While employer did not contest the jury’s award of $300,000 in back pay, it did, however, assert that Kostic was not entitled to damages for held explained as follows:
First, Kostic testified, and the Court found his testimony credible, that since he was fired, he has been engaged in an exhaustive search for alternative employment. Kostic has been unsuccessful in that search, but a plaintiff does not have to actually find another job to have successfully attempted mitigation. West v. Nabors Drilling USA, Inc., 330 F.3d 379, 394 (5th Cir. 2003). Second, the Court may not limit Kostic’s front pay award on the basis of a back pay award. Courts have denied front pay when a plaintiff recovers a significant amount of liquidated or punitive damages. See Walther v. Lone Star Gas Co., 952 F.2d 119, 127 (5th Cir. 1992). Here, there was no such award, and the Fifth Circuit has “never held that an award of back pay can have this same effect” of negating front pay. Julian v. City of Houston, Tex., 314 F.3d 721, 730 (5th Cir. 2002) (reversing district court’s decision to deny front pay based solely on plaintiff’s back pay award). Accordingly, the Court finds that an award of front pay is required by the facts of this case.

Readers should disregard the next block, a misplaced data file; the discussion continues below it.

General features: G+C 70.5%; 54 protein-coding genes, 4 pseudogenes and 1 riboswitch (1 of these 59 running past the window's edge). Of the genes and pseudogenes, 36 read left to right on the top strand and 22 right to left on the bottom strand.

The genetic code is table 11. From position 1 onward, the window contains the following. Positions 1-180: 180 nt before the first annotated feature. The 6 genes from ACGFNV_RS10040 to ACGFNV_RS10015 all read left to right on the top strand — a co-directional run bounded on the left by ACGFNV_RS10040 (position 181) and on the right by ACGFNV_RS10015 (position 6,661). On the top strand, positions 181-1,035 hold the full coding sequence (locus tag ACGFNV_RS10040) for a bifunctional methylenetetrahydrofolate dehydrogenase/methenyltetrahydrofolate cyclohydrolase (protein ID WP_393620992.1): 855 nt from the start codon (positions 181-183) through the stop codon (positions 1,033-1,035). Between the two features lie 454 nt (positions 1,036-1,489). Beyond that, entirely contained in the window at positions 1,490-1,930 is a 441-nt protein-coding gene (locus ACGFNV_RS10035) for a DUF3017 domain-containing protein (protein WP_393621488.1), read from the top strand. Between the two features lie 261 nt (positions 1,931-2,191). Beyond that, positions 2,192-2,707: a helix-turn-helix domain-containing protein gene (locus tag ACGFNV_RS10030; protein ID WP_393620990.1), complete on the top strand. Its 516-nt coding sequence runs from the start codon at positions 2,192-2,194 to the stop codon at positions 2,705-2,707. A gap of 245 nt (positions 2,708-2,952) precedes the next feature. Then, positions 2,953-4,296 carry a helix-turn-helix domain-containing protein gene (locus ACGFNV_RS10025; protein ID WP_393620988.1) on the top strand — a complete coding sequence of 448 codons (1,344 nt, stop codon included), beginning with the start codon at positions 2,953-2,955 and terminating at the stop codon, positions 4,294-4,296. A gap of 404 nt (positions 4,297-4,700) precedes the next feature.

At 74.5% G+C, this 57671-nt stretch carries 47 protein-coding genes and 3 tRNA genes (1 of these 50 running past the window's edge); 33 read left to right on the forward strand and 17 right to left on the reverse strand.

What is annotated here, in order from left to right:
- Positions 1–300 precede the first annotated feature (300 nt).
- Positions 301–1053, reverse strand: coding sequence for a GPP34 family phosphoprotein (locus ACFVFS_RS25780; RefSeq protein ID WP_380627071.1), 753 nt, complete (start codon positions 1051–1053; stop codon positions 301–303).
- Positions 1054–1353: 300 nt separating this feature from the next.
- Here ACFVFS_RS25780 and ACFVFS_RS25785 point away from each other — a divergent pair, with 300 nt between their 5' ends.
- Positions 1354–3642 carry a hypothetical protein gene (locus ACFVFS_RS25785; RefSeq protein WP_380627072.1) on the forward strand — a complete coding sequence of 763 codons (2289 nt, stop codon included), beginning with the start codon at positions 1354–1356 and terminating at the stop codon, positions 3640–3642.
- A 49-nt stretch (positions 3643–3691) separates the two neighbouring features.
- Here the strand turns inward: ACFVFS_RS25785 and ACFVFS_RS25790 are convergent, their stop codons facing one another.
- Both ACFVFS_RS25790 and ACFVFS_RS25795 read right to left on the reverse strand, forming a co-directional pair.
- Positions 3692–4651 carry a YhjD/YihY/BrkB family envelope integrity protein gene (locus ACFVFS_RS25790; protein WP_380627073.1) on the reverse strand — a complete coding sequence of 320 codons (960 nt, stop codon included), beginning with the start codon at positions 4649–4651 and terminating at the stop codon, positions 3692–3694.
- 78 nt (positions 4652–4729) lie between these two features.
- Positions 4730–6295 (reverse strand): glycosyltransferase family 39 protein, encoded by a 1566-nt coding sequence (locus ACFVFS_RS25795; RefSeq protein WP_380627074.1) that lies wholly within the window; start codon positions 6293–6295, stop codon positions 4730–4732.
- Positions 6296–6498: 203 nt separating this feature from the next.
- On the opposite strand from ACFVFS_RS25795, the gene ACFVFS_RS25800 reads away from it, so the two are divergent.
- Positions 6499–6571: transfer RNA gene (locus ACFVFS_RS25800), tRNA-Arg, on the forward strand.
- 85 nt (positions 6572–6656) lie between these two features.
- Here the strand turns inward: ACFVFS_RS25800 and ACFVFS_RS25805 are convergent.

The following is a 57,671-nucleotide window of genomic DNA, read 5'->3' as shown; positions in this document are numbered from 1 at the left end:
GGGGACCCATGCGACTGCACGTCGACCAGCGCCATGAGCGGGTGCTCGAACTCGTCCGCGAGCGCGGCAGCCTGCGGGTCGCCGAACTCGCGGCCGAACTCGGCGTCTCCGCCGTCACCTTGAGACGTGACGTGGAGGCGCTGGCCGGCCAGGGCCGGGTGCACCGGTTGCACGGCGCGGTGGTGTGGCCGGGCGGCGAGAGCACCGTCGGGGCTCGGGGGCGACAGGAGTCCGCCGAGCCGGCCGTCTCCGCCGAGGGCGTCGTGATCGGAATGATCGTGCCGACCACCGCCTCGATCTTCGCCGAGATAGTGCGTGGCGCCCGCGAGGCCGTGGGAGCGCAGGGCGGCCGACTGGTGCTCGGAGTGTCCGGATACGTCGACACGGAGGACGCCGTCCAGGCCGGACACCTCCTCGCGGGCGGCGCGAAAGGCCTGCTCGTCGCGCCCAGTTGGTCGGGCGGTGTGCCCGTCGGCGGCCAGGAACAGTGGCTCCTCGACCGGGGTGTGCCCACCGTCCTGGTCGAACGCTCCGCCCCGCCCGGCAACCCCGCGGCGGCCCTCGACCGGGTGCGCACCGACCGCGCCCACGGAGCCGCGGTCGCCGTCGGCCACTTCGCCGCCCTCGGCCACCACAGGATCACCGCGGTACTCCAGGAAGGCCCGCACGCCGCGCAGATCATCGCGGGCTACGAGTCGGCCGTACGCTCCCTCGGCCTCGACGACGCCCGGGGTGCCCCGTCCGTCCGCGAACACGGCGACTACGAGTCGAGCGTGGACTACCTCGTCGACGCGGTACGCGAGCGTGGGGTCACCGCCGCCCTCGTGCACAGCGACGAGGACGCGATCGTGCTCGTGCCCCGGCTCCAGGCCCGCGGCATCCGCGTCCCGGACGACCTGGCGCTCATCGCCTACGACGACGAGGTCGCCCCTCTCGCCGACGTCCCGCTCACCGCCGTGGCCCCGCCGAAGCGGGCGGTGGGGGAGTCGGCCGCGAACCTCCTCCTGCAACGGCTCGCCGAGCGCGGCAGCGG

However, any good employment law attorney will tell an aggrieved plaintiff-employee that it is important to remember that Courts have also denied front pay where the plaintiff-employee has failed to mitigate his/her damages. In order to achieve this result, it is safe in assuming that Kostic provided the Court with detailed logs, notes, or documentation of his efforts to gain employment. For those former-employees in Kostic’s position – still unemployed following job separation – it is imperative to provide the Court with, at minimum, records of a sincere search for employment – i.e., mitigation.
In this case, the trial court found that Kostic would have stayed on the job for two more years, and awarded an additional $166,229 in front pay.